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When $5 million buys you worst-in-show

Even the guy who wrote the scripts admits these ads are bad. Britney bad. Miami Dolphins bad — roundly booed by viewers and gleefully bashed by critics as “cheesy” and “low-rent.”
Image: Super Bowl ads.
How YOU doin’? If you didn't fall asleep during this ad, you might have been
/ Source: contributor

Even the guy who wrote the scripts admits these ads are bad. Britney bad. Miami Dolphins bad — roundly booed by viewers and gleefully bashed by critics as “cheesy” and “low-rent.”

Actually, upon further review, that’s too kind. Debuting on America’s ultimate Game Day, competing against a blitz of the catchiest, campiest, coolest TV spots you’ll see this year, these ads aren’t just bad, they’re Super Bad.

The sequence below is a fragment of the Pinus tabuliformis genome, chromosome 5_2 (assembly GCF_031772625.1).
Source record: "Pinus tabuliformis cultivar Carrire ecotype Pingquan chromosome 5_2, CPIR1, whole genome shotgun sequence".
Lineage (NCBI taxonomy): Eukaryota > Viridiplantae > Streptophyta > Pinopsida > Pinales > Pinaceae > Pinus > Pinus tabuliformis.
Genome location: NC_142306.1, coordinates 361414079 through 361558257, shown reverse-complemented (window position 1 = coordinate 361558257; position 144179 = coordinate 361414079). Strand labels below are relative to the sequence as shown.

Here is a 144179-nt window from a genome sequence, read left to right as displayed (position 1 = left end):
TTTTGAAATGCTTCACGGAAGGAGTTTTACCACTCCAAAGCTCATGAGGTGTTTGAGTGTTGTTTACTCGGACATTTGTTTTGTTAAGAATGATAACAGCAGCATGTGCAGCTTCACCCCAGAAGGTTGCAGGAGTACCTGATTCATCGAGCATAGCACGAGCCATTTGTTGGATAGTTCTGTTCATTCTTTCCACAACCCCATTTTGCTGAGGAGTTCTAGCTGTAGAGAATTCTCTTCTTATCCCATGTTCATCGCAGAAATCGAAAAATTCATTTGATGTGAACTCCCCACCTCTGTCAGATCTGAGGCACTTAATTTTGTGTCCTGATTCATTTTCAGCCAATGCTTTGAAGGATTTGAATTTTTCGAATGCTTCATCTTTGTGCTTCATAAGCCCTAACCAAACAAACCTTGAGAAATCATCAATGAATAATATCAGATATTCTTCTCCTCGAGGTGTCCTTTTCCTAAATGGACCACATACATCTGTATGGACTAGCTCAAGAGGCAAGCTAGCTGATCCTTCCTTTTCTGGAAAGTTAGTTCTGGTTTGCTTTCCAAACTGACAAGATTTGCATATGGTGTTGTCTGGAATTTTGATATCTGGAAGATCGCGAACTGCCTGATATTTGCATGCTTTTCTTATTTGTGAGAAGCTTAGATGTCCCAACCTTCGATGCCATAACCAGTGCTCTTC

But that’s just how Vin Gupta drew them up in his marketing play book. Because if there’s one thing the chairman of has learned about Super Bowl Sunday: Clever may get laughs, but boring sells.

“When everybody else is fancy, we are just plain vanilla,” Gupta said with a grin.

“It’s like an old joke about Mahatma Gandhi. He always wore homemade clothes. That’s what got him the attention,” Gupta said. “One day he went to see the viceroy and the press asked him, “That’s all you’re wearing?” And Gandhi said, ‘The viceroy is wearing enough clothes for all of us.’ ”

So as Budweiser and Pepsi again trot out their Super Sunday best with fresh commercials designed to induce giggles or goose bumps, Salesgenie slaps on its everyday duds and offers a modest message to frontline business folks — try our service and boost your sales. No punch line. No thrills. Up against Madison Avenue’s finest, Salesgenie’s spots have been critiqued as 30-seconds of pure snooze time.